Comments Off on What Will African Aviation Look Like In 2050? – Simple Flying

What Will African Aviation Look Like In 2050? – Simple Flying

What Will African Aviation Look Like In 2050? – Simple Flying

What Will African Aviation Look Like In 2050?

With low-cost airlines continuously challenging legacy carriers in Europe and routine news of awful crew-passenger interactions in the United States, it can be easy to overlook developments in the African aviation world. Today we’ll examine African aviation, where it’s headed, and what it might look like in 2050.

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Caption. Photo: Wikimedia Commons

According to South Africa’s Independent Media, Africa makes up just 2.2 percent of the global market in terms of Revenue Passenger Kilometers (RPK)- a measure of actual passenger traffic. However, according to Boeing’s market research, 1190 new aircraft (an expected value of $170 billion) will be needed over the next 20 years.

In fact, The Gulf Times says that by 2035, Africa may have an extra 192 million passengers each year, making a total market of 303 million passengers traveling to and from African destinations.

Todays major players

Currently, Ethiopian Airlines is the biggest player in Africa. With almost 10 million passengers  in 2017 and 108 aircraft, it is far ahead of #2- EgyptAir and its 51 aircraft. Rounding out the top 5 airlines are Royal Air Maroc at #3, South African Airways at #4 and Kenya Airways at #5.

Of these airlines, we know that South Africa Airways has been struggling financially for quite some time. Similarly, Kenya Airways recently made their financials public – showing a loss of $75 million according to The East African. Oh – and their CEO just quit.

On the other side, EgyptAir has recently been celebrating profitability. And finally, according to Al Jazeera, Ethiopian rises above the rest with 2017 net profit at $223 million.

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Royal Air Maroc is Africa’s 3rd largest airline by passenger traffic. Photo: Wikimedia Commons

Emerging trends

It’s clear the relatively recent rise of Ethiopian Airlines in African aviation has taken significant market share away from its competitors. Considering it’s central location on the continent, Addis Ababa is a convenient hub for the rapidly developing east and well-established south.

As investment from China continues, Addis Ababa is also a good connection point between Asia and West Africa. With this in mind, competing airlines in Africa face strong headwinds as intercontinental passengers are lured towards a reliable and well-presented product.

Foreign investment from Asia and beyond continues to develop many parts of the continent. Because of this, we can imagine intra-regional connectivity increasing between African capital cities as business between nations grow.

Regional jets from the Embraer E2 series and the Airbus A220 family may become the workhorses for many fleets. Hopefully, thirty years from now it will be much cheaper to fly across the continent. At the moment it’s often cheaper to go from Amsterdam to Nairobi than flying Nairobi to Freetown.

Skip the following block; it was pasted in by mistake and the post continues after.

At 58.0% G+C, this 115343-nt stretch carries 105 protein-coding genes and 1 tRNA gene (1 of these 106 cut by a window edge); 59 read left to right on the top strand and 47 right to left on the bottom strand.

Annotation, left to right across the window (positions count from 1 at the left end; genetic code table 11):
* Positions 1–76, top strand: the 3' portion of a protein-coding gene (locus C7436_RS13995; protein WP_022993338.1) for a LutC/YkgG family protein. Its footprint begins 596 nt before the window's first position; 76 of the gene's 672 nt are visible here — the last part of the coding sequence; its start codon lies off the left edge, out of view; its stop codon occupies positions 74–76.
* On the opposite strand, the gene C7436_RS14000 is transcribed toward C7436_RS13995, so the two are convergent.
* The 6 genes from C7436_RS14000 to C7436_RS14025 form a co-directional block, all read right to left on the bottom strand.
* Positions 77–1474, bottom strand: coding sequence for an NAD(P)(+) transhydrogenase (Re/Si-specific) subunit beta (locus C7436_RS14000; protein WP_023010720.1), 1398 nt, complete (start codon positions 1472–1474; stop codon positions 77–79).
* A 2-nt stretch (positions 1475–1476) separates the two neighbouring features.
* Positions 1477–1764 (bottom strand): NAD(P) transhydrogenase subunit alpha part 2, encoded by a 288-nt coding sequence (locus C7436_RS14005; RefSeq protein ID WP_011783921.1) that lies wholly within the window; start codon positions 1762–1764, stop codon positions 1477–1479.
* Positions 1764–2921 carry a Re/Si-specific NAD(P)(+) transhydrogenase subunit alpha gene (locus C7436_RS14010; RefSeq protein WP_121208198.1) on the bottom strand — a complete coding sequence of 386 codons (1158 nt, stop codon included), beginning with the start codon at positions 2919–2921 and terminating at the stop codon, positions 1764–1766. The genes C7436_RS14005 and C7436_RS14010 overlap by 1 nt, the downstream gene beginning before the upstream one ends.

And finally, there are emerging airlines like Air Peace and Rwandair. If these small airlines can withstand pressure from larger airlines, there may be a place for them as their home economies continue to develop and grow.

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Caption. Photo: Wikimedia Commons

Failures, setbacks, challenges

However, the exciting potential development of the African aviation industry faces numerous challenges. These include political instability, job action, and a lack of cooperation.

It’s clear that the rise of aviation is dependent on the development of national economies. And economic development is only possible in nations that have relative political stability and low levels of corruption. Unfortunately, in cases like Zimbabwe, Mali, and Liberia, much needs to improve within the country if we are to see more air travel to and from these areas.

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Air Zimbabwe cannot grow unless the country can develop and gain political stability. Photo: Wikimedia Commons

In addition to this, more cooperation must happen between African nations. The development of the Single African Air Transport Market (SAATM)- which once held much potential- seems to have stalled. Many countries that initially agreed to the idea refuse to sign the agreement into implementation. Obviously, protectionist sentiments stand in the way of progress.

Conclusion

In a world with rising nationalist movements and increasing trade barriers, it’s difficult to tell what 2050 will hold. However, it seems fairly clear that the African aviation market will be dominated by airlines in countries that can resist corruption and maintain a stable political environment.

At this time it seems like countries like Egypt and Morocco are on the right track. However, they still have a lot of catching up to do compared to Ethiopia. Rwanda’s rapid development also appears quite promising, but there’s a long way to go.

Did we miss anything? Share with us your opinions on what African aviation will look like in 30 years!

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